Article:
CD submissions accepted! Guest writers always welcome!!

I started a quest to find terrific blues music and incredible musicianship when I was just a little kid. I also have a tremendous appreciation of fine musical instruments and equipment. One of my greatest joys all of my life was sharing my finds with my friends. I'm now publishing my journey. I hope that you come along!

Please email me at

Thursday, March 28, 2013

Cool Drink Of Water - Joe Willie Wilkins, Houston Stackhouse

Joe Willie Wilkins (January 7, 1923 – March 28, 1979 was an American Memphis blues guitarist, singer and songwriter. Whilst he influenced contemporaries such as Houston Stackhouse, Robert Nighthawk, David Honeyboy Edwards, and Jimmy Rogers, Wilkins' bigger impact was on up and coming guitarists, including Little Milton, B.B. King, and Albert King. Wilkins' songs included "Hard Headed Woman" and "It's Too Bad." Wilkins was born in Davenport, Coahoma County, Mississippi. He grew up on a plantation near Bobo. His father, Papa Frank Wilkins, was a local sharecropper and guitarist, whose friend was the country bluesman, Charley Patton. Young Wilkins learned to play guitar, harmonica and accordion. His early proficiency of the guitar, and slavish devotion to learning from records, earned him the nickname of "Walking Seeburg" (Seeburg Corporation being an early manufacturer of jukebox). Becoming a well-known musician in the Mississippi Delta, by the early 1940s Wilkins took over from Robert Lockwood, Jr. in Sonny Boy Williamson II's band. In 1941, Wilkins reloacted to Helena, Arkansas, and joined both Williamson and Lockwood on KFFA Radio's "King Biscuit Time". Through the 1940s Wilkins broadcast regularly playing alongside Williamson, Willie Love, Robert Nighthawk, Elmore James, Memphis Slim, Houston Stackhouse and Howlin' Wolf. His guitar playing appeared on several recordings by Williamson, Love and Big Joe Williams, for the latter of whom he played bass. For Muddy Waters, Wilkins was noted as the first guitarist from the Delta who played single string guitar riffs without a slide. Later on Waters stated “ "The man is great, the man is stone great. For blues, like I say, he's the best." ” Forming The Three Aces with Willie Nix and Love in 1950, he rejoined Williamson at KWEM Radio, which led on to Wilkin's becoming part of the studio band at Sun Records. He was also utilised by Trumpet Records, and as a prominent sideman, Wilkins recorded with Williamson, Love, Nix, Arthur "Big Boy" Crudup, Roosevelt Sykes, Big Walter Horton, Little Walter, Mose Vinson, Joe Hill Louis, Elmore James, and Floyd Jones. Charley Booker's final recording was as a guest with Wilkins at a 1973 blues festival at Notre Dame in South Bend, Indiana. The same year, Mimosa Records released a single of Wilkin's debut vocal performance. Adamo Records later issued a live album of some of his concert dates. His working relationship and friendship with Houston Stackhouse endured over the years, with Stackhouse at one time living in the same premises as Wilkins and his wife. Wilkins and Stackhouse played at various blues music festivals, and were part of the traveling Memphis Blues Caravan. After undergoing a colostomy in the late 1970s, Wilkins still continued to perform until his final East Coast tour in 1981. Wilkins is buried near Memphis in the Galilee Memorial Gardens.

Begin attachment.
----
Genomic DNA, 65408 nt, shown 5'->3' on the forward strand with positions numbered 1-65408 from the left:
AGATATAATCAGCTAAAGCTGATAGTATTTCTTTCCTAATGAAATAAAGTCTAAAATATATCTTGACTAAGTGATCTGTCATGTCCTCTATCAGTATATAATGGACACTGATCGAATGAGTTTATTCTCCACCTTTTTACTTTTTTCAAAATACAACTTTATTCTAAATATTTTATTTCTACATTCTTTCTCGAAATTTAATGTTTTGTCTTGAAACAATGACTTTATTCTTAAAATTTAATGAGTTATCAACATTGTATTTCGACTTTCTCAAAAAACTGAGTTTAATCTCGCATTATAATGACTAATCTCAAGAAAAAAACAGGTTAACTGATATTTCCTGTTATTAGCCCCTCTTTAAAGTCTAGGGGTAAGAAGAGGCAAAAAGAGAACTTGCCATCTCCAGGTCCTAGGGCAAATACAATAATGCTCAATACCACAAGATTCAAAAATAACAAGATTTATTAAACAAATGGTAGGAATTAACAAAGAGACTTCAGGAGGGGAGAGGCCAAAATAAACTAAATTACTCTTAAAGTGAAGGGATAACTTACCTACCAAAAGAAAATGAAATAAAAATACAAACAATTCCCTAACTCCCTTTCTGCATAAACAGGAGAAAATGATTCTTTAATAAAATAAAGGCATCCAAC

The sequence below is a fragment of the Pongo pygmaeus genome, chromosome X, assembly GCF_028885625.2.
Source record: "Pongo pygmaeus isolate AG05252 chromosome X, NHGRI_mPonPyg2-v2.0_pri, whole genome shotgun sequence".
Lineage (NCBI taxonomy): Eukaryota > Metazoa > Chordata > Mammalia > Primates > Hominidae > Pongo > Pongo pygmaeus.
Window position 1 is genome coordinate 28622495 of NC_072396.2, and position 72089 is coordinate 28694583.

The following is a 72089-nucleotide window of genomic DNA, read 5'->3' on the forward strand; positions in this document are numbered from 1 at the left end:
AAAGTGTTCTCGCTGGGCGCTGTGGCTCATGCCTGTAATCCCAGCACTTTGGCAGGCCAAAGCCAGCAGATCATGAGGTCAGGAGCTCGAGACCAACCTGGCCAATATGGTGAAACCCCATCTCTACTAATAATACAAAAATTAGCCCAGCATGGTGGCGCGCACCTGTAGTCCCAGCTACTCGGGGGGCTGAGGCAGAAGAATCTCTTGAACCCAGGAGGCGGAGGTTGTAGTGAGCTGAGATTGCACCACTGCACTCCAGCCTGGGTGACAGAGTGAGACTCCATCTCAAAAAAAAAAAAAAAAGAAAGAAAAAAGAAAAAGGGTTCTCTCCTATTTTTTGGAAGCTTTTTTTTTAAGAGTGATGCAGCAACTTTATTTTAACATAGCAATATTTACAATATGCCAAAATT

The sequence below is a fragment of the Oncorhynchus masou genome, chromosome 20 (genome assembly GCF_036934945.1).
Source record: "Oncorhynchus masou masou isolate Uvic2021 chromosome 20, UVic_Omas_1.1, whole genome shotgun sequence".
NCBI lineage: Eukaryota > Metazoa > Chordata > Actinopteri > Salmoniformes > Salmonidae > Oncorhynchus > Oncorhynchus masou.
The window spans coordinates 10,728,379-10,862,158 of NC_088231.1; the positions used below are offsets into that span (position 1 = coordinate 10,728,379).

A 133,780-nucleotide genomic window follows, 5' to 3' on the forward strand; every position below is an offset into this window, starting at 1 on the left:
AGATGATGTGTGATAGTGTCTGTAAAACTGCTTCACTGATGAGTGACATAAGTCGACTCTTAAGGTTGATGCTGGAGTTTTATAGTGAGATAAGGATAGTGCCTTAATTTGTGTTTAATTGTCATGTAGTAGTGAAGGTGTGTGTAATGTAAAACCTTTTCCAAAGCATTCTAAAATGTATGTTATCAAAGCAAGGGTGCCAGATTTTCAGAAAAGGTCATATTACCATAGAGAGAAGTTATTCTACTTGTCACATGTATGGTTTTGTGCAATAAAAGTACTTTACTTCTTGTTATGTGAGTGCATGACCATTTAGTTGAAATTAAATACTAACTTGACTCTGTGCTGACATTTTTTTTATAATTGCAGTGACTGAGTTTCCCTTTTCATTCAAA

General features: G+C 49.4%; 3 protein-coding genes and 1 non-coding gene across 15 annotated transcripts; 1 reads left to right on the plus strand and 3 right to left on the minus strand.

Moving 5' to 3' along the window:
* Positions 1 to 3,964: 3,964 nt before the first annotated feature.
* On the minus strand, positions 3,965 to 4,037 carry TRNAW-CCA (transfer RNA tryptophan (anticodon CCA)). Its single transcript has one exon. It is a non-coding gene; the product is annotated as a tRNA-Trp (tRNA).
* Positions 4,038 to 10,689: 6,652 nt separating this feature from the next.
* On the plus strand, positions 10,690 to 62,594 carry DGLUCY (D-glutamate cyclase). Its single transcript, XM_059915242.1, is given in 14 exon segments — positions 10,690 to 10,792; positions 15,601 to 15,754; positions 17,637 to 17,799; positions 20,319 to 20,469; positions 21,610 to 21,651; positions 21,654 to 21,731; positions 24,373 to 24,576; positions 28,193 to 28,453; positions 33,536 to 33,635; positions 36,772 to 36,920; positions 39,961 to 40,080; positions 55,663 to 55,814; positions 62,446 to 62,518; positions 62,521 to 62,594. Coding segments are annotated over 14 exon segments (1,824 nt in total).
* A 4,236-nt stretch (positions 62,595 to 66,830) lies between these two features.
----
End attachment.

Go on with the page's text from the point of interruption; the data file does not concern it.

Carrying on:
If you support live Blues acts, up and coming Blues talents and want to learn more about Blues news and Fathers of the Blues, ”LIKE” ---Bman’s Blues Report--- Facebook Page! I’m looking for great talent and trying to grow the audience for your favorite band!

No comments:

Post a Comment